and lines to the city limits, at which point the telephone company
would meet them with its own lines and provide switching service
for a monthly fee. These customer owned lines were usually called
farmers lines.
Not much is known about the development and performance of
Standard Telephone over the next several years. It is known that Mr.
York soon severed his connection with the mercantile business and
devoted full attention to the telephone company and his watch and
clock repair service. The little switchboard in Clarkesville was soon
outgrown and was replaced with a Kellogg 150 line unit located on
the second floor of the Jackson Building, situated in the middle of the
block on the east side of the square. Adjoining rooms in this building
were also leased for business office and storage space.
Issued in 1904 for 20 years, the original corporate charter expired
as of September 15, 1924. Having acquired all of the stock of the
corporation, Mr. York elected not to renew the charter and
continued to operate the business as an individual doing business as
Standard Telephone Company.
We have no record of the peak number of telephones or customers
served prior to 1939. At the time I acquired the property, 153
telephones were in service in the Clarkesville exchange and 266 in
Cornelia, for a combined total of 419. Two additional 100-line
sections of Sumter switchboard had been added to the initial 100 lines
in the Cornelia office. Meanwhile, the company had suffered the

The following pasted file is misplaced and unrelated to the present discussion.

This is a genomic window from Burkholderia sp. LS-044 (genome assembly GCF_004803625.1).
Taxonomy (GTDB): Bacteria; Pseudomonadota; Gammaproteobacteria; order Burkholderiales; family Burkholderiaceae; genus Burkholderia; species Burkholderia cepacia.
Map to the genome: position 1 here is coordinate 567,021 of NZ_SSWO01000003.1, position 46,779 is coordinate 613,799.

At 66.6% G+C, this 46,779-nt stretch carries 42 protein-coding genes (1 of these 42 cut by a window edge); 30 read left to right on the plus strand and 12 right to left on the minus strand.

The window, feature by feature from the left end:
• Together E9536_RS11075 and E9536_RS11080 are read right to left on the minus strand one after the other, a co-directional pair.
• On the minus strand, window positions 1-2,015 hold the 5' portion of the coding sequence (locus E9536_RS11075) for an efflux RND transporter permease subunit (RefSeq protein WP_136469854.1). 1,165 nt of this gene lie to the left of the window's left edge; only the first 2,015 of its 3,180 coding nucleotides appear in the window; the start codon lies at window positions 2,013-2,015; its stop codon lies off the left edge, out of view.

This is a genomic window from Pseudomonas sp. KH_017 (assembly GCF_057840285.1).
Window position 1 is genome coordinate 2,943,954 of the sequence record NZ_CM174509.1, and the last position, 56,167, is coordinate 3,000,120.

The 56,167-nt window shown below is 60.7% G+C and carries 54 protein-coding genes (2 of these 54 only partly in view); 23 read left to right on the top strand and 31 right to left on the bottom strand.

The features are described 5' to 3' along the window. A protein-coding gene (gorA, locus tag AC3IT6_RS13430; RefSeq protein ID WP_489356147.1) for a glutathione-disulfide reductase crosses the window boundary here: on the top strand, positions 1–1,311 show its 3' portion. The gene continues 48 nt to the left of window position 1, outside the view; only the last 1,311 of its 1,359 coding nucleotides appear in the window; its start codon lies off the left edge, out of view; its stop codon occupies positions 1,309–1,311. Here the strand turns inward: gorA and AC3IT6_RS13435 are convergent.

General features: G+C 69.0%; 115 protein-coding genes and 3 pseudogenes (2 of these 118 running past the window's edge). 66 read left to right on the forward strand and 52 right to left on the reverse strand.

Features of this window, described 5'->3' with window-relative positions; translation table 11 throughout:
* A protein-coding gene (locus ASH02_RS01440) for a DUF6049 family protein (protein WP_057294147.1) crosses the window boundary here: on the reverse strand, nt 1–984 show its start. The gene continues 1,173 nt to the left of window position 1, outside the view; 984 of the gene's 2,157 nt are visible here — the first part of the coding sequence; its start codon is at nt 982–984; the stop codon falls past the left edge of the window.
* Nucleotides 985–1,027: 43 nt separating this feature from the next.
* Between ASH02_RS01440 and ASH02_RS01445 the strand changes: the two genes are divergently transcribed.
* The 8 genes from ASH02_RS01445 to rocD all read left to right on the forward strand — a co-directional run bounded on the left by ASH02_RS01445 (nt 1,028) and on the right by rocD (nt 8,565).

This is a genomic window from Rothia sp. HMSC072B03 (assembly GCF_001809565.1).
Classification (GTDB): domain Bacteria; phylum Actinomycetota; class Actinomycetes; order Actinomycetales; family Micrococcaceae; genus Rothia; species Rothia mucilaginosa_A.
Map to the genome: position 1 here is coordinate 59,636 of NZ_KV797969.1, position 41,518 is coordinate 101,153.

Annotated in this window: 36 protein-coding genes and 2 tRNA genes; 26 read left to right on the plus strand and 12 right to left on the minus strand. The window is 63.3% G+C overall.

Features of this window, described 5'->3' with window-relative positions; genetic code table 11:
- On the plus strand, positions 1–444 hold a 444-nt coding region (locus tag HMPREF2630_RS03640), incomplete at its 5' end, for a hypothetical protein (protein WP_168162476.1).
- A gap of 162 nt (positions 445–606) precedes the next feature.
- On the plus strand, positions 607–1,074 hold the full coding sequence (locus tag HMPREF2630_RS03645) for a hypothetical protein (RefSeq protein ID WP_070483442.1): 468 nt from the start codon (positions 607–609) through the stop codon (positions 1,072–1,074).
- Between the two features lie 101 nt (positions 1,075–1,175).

rigors of the nationwide depression of the 1930s during which time a
number of customer owned lines into remote communities had been
abandoned and other customers had dropped their service.
The rigorous disciplines imposed by the spartan economy of
isolated communities that dotted the southern tips of the Blue Ridge
Mountain chain, coupled with the inherent sagacity and ingenuity of
his Gaelic heritage, were clearly reflected in Mr. Yorks management
of Standard Telephone Company. Like most truly successful
entrepeneurs, his primary and abiding concern was the best interest
and satisfaction of his customers. From its inception, Standards
monthly rates and charges for local service were among the lowest in
the state. The earliest rates were $1.25 per month for each main line
telephone. At the time of the sale in 1939, one-party (private line)
residence service was $2.00 per month and business installations were